SPIRIT OF DISCOVERYThe Lewis and Clark Expedition
Commissioned by the Command and General Staff Officer Class of 2003 Gift Committee
At the turn of the 19th century, President Thomas Jefferson’s dream of developing a young nation which offered its citizens “life, liberty, and the pursuit of happiness,” as he had so eloquently written in the Declaration of Independence was well on its way. In order to understand the full potential of the country, new knowledge of its lands and waterways needed to be gathered, as most of the West was uncharted with empty expanses drawn on maps.
The expedition that Jefferson would send into the unknown was soon to capture the imagination of the country and the world. To lead the group of explorers the President chose a young man who had been his personal secretary and friend, Meriwether Lewis. Faced with the daunting challenge of leading a military unit into the unknown, Lewis chose a close friend to be his co-leader, William Clark.
As onlookers cheered, the “Corps of Discovery” began their journey on the rainy day of May 14, 1804, to explore the Missouri River to its source, locate a passage over the mountains, and float down the Columbia river system to the Pacific Ocean. Captains Lewis’ and Clark’s mission would focus on geographic discovery and mapping which would lead the fledgling country to eventual claims on all lands west of the Mississippi River.
For the next 6 months the expedition made their way up the Missouri River. On October 25th the men arrived at the Mandan-Hidatsa villages in North Dakota where the party wintered for the next 5 months until the ice broke up from the river. When the expedition started their journey again they would be accompanied by a 16 year-old mother named Sacagawea and her husband, Charbonneau a French trapper. The two new members of the expedition would become invaluable guides as the most dangerous phase of the expedition would cross into the unknown and uncharted wilderness.
The Autumn of 1805 found the soldiers dressed again in their military uniforms to meet another Indian tribe, this time the Shoshone. The expedition made friends and traded with the tribe. Lewis and Clark traded for 29 horses and 2 mules, so the party could travel on horseback. The expedition moved quickly, and climbing into the high country they encountered snow. Finding their way through heavily wooded areas sometimes required the party to take advantage of streams and waterways as had been done earlier on the trek. Captain Lewis’s dog “Seaman” was a great help throughout the journey, alerting the men to dangers such as grizzly bears.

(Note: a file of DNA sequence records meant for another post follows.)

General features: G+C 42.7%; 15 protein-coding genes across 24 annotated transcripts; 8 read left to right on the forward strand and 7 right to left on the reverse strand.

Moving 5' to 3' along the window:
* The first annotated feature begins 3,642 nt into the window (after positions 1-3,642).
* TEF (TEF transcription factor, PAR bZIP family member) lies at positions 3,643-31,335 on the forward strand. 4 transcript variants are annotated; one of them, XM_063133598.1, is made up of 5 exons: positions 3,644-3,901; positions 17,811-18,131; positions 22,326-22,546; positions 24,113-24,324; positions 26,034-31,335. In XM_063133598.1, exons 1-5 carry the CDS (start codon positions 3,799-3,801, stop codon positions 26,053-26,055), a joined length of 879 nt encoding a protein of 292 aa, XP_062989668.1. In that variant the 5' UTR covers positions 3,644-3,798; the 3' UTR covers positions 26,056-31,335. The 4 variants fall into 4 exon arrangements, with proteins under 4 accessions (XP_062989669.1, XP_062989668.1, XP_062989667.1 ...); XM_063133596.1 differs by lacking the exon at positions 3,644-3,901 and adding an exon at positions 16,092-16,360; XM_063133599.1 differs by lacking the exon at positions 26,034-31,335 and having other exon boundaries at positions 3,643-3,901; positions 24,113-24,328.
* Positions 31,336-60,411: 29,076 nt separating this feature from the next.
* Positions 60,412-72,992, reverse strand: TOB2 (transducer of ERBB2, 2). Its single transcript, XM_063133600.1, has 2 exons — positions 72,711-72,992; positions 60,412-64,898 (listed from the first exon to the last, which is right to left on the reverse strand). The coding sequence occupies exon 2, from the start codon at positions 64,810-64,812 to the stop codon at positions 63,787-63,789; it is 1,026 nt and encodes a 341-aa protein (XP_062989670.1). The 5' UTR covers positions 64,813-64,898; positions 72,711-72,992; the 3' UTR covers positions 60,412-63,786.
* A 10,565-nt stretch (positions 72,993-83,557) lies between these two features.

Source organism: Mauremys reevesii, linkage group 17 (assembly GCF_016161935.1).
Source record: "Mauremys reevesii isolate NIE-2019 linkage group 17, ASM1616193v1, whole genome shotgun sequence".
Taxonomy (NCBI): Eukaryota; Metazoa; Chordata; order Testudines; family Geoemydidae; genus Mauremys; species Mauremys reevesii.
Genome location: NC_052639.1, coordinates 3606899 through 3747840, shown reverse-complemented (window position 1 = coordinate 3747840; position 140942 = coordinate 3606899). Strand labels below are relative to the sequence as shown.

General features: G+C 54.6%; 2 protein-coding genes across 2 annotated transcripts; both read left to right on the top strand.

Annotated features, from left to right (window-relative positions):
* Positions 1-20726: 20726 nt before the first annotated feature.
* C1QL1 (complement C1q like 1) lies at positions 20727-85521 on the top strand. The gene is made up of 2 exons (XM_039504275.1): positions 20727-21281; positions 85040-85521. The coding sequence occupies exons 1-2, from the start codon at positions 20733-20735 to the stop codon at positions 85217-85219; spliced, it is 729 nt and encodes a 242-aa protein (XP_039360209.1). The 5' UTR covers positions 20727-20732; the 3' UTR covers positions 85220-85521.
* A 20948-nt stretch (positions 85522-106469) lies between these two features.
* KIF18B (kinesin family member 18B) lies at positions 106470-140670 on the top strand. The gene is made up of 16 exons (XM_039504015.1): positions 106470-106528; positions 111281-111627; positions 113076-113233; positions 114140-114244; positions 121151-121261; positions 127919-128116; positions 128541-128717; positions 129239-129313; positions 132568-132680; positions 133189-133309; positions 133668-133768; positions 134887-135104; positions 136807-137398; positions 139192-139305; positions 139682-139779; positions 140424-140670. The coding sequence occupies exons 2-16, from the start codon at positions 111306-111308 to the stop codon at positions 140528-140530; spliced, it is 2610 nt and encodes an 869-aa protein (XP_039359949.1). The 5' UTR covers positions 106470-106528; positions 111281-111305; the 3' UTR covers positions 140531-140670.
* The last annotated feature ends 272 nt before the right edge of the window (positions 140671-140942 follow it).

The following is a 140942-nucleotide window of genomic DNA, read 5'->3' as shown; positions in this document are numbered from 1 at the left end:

The adventure not only brought back an enormous wealth of information about the country which would begin the westward movement, but the journey still captures the spirit of discovery today.
Featured in the painting from right to left is Captain Clark, Sacagawea and child, Captain Lewis, Charbonneau, Sergeant Ordway, and York.
Narrative on Sgt. York by Auzzie Brown:
The Nez Perce Indians called York ‘Raven’s Son’ because of his dark skin. In one Nez Perce legend recorded in 1966, members of the tribe wanted to slaughter the expedition party when it emerged from the Bitterroot Mountains but feared retaliation from “the black man.”
When the Corps of Discovery needed horses to cross the Rocky Mountains, the Shoshone were unwilling to barter with Lewis until he promised they could see the “extraordinary” York. On November 23, 1805, a vote was taken by the members of the expedition on where they would spend the winter. Each member was given an equal vote, including York. York is believed to be the first African American to cast a recorded vote in history of American democracy.
This print may still be available on the secondary market.
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